Space Shuttle Endeavour flies over state
The Space Shuttle Endeavour will grace the skies of southern New Mexico one last time on Wednesday, Sept. 19, as she piggybacks aboard a Boeing 747 Shuttle Carrier Aircraft on her way to her final home at the California Science Center in Los Angeles.
Throughout the Space Shuttle program, employees of the NASA White Sands Test Facility outside of Las Cruces have worked to ensure the safety of the shuttles and their crews. In addition to WSTF, the White Sands Missile Range and Holloman Air Force Base have stood by to support every mission with a contingency landing facility at the White Sands Space Harbor.
The Space Harbor was used once for a space shuttle landing for the Orbiter Columbia, but was continuously used for crew training until the retirement of the program in 2011. A fortuitous location along the flight path to California means these employees that have worked so hard for so many years, as well as their friends and families will, weather permitting, have one last chance to see Endeavour on her final journey.
The current schedule has Endeavour leaving Kennedy Space Center in Florida aboard the modified Boeing 747 Shuttle Carrier Aircraft (NASA 905) on Sept. 17. After flyovers of other NASA facilities that have supported the program and nearby cities, the piggybacked aircrafts will land in Houston, the home of NASA's Mission Control at Ellington Field for a full-day stop.
Weather permitting, Endeavour will leave Houston early on Sept. 19, landing at Biggs Army Airfield in El Paso to refuel, and then performing a low pass flyover of the White Sands Missile Range main post area.
Crossing over the San Andres Mountains, Endeavour will fly over WSTF, and then fly low over Las Cruces before turning west and overnighting at Edwards Air Force Base before the final leg to Los Angeles International Airport. The estimated time of the flyover is between 11 a.m. and 12:30 p.m. local time.
The weather could play a major spoiler role. Bad weather along the flight path could postpone the schedule, or in a worst case, force a more northerly route resulting in cancellation of the planned flyover for WSMR, WSTF and Las Cruces.
The newest space shuttle in the fleet, Endeavour was built as a replacement to the Space Shuttle Challenger and first flew in 1992. Endeavour flew into space 25 times, completing 4671 orbits of the Earth, and traveling over 122 million miles. The second to last flight of the Space Shuttle Program, STS-134, was Endeavour's last flight to the International Space Station, launching on May 16, 2011, and landing on June 1, 2011.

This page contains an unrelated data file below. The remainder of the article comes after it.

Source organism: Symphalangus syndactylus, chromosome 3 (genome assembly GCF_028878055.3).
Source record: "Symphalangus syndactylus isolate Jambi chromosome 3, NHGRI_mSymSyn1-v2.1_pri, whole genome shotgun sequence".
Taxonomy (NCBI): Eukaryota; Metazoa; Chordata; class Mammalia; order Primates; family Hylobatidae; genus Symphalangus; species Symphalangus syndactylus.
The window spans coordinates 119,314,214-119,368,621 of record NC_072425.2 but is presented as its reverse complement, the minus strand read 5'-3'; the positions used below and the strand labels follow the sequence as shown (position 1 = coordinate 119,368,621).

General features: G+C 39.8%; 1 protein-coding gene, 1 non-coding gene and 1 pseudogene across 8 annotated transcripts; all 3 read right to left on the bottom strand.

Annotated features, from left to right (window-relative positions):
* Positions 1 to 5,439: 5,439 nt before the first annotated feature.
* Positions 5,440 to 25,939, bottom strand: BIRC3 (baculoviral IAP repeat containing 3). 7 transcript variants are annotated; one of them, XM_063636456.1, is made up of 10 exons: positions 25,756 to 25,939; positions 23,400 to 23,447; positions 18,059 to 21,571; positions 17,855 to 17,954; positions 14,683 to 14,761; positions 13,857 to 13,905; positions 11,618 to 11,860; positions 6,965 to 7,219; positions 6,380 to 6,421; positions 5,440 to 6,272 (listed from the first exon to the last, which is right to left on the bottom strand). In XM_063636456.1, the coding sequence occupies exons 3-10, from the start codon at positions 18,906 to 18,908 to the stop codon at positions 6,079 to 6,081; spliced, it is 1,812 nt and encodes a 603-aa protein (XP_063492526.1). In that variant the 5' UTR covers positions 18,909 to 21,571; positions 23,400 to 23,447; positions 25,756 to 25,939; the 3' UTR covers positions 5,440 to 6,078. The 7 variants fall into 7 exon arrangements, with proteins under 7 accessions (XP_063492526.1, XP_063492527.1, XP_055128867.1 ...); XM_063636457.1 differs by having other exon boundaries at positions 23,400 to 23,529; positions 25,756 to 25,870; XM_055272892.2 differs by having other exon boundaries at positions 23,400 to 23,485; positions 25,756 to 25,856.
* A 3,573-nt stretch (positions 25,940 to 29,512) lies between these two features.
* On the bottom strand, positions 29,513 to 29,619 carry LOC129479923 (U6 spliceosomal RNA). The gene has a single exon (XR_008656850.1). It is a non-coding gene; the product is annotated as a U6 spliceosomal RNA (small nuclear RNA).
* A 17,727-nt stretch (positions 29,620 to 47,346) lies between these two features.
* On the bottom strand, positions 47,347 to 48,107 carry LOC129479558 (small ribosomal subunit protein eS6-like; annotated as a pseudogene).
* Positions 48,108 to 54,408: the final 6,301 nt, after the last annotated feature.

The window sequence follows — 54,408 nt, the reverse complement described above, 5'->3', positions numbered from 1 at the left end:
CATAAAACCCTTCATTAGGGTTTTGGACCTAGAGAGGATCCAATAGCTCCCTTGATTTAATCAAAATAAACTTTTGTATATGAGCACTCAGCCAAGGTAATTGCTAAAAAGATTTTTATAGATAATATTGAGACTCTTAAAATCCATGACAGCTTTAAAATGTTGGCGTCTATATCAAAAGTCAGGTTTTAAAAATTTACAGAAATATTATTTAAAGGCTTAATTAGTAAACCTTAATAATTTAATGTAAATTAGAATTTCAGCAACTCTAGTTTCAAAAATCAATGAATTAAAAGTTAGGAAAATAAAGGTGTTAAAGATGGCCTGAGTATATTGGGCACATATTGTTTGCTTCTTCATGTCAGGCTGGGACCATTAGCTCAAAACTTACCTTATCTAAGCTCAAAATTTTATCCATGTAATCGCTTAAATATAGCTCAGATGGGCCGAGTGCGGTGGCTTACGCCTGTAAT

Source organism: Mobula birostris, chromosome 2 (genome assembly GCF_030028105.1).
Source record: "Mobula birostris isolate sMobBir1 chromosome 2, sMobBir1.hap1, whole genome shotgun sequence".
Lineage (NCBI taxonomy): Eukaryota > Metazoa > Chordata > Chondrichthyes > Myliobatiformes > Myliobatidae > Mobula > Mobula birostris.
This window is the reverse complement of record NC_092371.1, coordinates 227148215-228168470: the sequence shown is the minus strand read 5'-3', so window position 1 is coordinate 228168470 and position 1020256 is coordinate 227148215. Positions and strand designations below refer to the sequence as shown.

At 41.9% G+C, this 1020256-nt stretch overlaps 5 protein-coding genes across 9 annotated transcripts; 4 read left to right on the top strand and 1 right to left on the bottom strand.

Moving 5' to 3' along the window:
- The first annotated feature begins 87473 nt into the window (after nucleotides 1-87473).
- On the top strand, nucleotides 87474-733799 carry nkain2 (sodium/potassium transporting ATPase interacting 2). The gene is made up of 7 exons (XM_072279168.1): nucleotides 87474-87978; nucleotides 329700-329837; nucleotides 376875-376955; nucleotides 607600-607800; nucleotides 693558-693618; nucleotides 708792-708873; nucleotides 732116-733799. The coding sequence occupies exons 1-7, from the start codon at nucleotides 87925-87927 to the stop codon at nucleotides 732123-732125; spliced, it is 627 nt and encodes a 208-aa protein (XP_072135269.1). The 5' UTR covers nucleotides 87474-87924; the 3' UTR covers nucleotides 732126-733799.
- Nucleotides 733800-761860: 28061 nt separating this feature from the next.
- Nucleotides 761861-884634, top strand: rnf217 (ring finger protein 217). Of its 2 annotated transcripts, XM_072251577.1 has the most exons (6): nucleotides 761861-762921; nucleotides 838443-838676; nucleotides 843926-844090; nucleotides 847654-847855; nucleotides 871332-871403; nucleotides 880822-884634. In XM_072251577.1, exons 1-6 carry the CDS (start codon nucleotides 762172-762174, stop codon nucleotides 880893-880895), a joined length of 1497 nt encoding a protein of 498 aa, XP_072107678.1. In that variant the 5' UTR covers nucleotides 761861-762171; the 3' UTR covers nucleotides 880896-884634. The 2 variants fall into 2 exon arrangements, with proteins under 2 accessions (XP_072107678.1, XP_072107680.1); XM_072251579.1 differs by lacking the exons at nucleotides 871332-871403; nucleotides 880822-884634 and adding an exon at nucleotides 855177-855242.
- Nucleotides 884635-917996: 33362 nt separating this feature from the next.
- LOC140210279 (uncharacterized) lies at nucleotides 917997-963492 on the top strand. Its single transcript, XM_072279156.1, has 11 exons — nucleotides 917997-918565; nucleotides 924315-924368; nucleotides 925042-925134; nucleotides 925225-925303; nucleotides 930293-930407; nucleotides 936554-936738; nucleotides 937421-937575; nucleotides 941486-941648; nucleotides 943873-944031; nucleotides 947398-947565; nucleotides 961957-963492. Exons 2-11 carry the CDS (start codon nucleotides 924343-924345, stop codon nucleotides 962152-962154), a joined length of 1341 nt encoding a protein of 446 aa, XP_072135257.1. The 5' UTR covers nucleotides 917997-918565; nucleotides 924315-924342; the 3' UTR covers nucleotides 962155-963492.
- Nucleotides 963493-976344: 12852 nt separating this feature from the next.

A total of five operational space shuttles were produced during the Space Shuttle Program, which spanned from 1981 to 2011. The three remaining shuttles, plus Enterprise, a prototype shuttle designed to test space shuttle behavior in atmospheric flight, were retired in April 2011 and after decommissioning, will be displayed permanently at locations across the country.
Enterprise, the first orbiter built, was moved from the Smithsonian's National Air and Space Museum Steven F. Udvar-Hazy Center in Virginia to the Intrepid Sea, Air, & Space Museum in New York. Shuttle Discovery is now located at the Udvar-Hazy Center in Virginia. Shuttle Endeavour will take her place in Los Angeles's California Science Center and finally, Shuttle Atlantis will be displayed at the Kennedy Space Center Visitor's Complex in Florida.
WSTF employees have been treated to a few other space shuttle flyovers. On March 30, 1982, Space Shuttle Columbia landed at the White Sands Space Harbor (then known as Northrup Strip) at the conclusion of STS-3. In addition, two other ferry flights from landings at Edwards Air Force Base back to the Kennedy Space Center provided opportunities to fly over WSTF. In June 1994, Endeavour flew over WSTF following a California landing at the end of STS-59. Most recently, on June 1, 2009 after completing mission STS-125 with a landing at Edwards Air Force Base in California, Space Shuttle Atlantis flew low over WSTF before passing in front of the Organ Mountains on her way to an overnight stop at Biggs Army Airfield in El Paso.
Despite mixed emotions associated with the Space Shuttle Program ending, employees of WSTF and WSMR are hoping for clear weather so they have the opportunity to see Endeavour take to the skies one final time, and hopefully our friends and families in Las Cruces will be able to share the view.
The flight plan has Endeavour flying north from Biggs Army Airfield, over the WSMR main post, then east to gain altitude before turning west and flying over San Augustin Pass. Once over the pass, Endeavour will turn north, overflying the NASA facilities, make a 180 degree turn and fly over the NASA facilities a second time, then turn west and follow US 70 over Las Cruces before gaining altitude again and heading west toward California.